Syria: Israel trying to frame us

Damascus blames Israel for uranium traces; US, EU, urge Syria to drop nuclear secrecy.

March 4, 2010 16:54
2 minute read.
Satellite photos showing suspected Syrian nuclear

syria nuclear reactor site 311. (photo credit: Courtesy ISIS)


Dear Reader,
As you can imagine, more people are reading The Jerusalem Post than ever before. Nevertheless, traditional business models are no longer sustainable and high-quality publications, like ours, are being forced to look for new ways to keep going. Unlike many other news organizations, we have not put up a paywall. We want to keep our journalism open and accessible and be able to keep providing you with news and analyses from the frontlines of Israel, the Middle East and the Jewish World.

As one of our loyal readers, we ask you to be our partner.

For $5 a month you will receive access to the following:

  • A user experience almost completely free of ads
  • Access to our Premium Section
  • Content from the award-winning Jerusalem Report and our monthly magazine to learn Hebrew - Ivrit
  • A brand new ePaper featuring the daily newspaper as it appears in print in Israel

Help us grow and continue telling Israel’s story to the world.

Thank you,

Ronit Hasin-Hochman, CEO, Jerusalem Post Group
Yaakov Katz, Editor-in-Chief


VIENNA — Fiercely backed by allied Iran, Syria on Thursday denied hiding nuclear activities from the world and said Israel was the source of suspicious uranium particles found at a Syrian desert complex, allegedly bombed two years ago by IAF jets.

The Syrian and Iranian comments to the International Atomic Energy Agency's board of governors came in response to Western demands that Damascus stop stonewalling IAEA attempts to investigate suspicions that it ran covert nuclear programs — some with possible weapons applications.

Be the first to know - Join our Facebook page.

While Iran remains the main focus of the board, Syria's refusal to allow IAEA inspectors into the country for follow-up visit to sites possibly linked to secret nuclear work was the principal theme of Thursday's closed board meeting.

A recent IAEA report prepared for the board said for the first time that uranium particles found at the desert facility allegedly destroyed by IAF warplanes in September 2007 indicate possible covert nuclear activities at the site. The finding lent backing to Western allegations that the bombed target was a nearly completed nuclear reactor that Washington says was of North Korean design and meant to making weapons-grade plutonium.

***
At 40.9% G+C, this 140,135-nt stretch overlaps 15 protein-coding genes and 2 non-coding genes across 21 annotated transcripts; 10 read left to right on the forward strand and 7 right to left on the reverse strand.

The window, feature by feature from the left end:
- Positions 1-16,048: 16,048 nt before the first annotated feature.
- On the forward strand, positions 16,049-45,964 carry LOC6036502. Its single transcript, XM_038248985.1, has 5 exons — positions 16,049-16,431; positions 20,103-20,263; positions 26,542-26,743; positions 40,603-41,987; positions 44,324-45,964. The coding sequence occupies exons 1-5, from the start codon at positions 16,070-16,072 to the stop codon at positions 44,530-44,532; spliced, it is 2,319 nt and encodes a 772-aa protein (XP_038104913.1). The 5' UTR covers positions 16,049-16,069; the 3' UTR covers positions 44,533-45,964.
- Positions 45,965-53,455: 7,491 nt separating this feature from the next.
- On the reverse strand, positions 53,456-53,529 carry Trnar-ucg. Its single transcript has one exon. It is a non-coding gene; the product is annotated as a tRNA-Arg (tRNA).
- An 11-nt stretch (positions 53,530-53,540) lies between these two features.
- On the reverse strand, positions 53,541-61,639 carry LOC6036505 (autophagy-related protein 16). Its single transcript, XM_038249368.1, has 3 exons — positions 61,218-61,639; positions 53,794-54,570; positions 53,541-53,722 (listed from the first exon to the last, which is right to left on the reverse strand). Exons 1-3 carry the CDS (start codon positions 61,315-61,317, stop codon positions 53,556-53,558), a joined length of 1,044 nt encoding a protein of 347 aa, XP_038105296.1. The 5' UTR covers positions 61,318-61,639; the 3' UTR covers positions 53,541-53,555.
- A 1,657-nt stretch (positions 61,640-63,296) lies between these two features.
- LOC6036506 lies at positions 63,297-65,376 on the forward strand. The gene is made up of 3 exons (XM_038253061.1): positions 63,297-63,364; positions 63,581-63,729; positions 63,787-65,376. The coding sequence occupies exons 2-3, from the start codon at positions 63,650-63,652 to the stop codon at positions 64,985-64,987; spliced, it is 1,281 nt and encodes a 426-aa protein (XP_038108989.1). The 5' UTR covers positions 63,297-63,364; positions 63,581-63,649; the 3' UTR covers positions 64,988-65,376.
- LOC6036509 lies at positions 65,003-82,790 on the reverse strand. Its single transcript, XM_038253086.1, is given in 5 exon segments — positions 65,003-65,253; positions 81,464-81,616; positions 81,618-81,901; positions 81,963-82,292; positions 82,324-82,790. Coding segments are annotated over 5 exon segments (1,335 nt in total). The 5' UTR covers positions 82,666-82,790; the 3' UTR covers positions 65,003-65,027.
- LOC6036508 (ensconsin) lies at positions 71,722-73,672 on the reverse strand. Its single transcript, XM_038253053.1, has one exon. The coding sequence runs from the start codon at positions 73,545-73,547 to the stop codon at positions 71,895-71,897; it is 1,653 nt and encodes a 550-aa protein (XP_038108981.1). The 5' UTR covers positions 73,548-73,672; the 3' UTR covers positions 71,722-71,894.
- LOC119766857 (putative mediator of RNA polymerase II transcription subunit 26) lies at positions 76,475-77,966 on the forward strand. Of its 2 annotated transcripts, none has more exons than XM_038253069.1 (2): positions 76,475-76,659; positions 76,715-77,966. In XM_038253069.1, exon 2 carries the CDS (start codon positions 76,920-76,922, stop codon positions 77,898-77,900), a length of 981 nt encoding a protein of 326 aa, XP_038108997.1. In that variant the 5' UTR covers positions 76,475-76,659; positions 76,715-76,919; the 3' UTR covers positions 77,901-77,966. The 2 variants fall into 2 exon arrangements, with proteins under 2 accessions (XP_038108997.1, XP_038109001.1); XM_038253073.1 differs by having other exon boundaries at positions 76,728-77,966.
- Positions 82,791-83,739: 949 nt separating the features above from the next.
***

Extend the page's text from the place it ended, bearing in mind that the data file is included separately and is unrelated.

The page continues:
Syria has put forward several explanations for the source of the uranium at the bomb site and of uranium traces found at its Damascus research reactor that IAEA inspectors say would not normally be found at such a facility. One Syrian suggestion — that Israeli munitions used to bomb the desert location contained depleted uranium — has been all but ruled out by the agency.

Delegates inside the meeting told The Associated Press that Bassam Al-Sabbag, Syria's chief IAEA delegate offered a new theory Thursday, suggesting that Israel had dropped uranium particles from the air after the bombing to implicate his country.

Separately, Iranian chief delegate Ali Asghar Soltanieh said Israel — not Syria — should be criticized at the meeting, describing the bombing of the Dir A-Zur desert site as "an aggressive act, committed by the Zionist Regime." He accused the US and its allies of making an issue of "a few uranium particles."


But the USand the European Union said the onus was on Syria to disprove suspicions by cooperating with the agency.

IAEA experts inspected the Dair Alzour site in June 2008 but have been barred from revisiting since. Damascus also has turned down requests for visits to three linked sites which have undergone major landscaping work since those requests were made.

The IAEA has also been attempting to probe possible connections between the uranium traces found at the desert site and those detected during a separate 2008 visit at a research reactor in Damascus.

"Over the past two years, we have noticed a troubling pattern in Syria's behavior," Chief US delegate Glyn Davies told the meeting. "The more evidence the agency uncovers that Syria was engaged in serious safeguards violations, the more Syria has tried to actively hinder the agency's investigation."

On behalf of the EU, Spanish chief delegate Jose Luis Rosello expressed deep regret that Syria "has not been cooperative and transparent with the agency."

Join Jerusalem Post Premium Plus now for just $5 and upgrade your experience with an ads-free website and exclusive content. Click here>>

Related Content

Iranians shout slogans during a protest in Tehran, Iran, against President Donald Trump
November 20, 2018
Ex-CIA Director Hayden to 'Post': Iran looking to outlast Donald Trump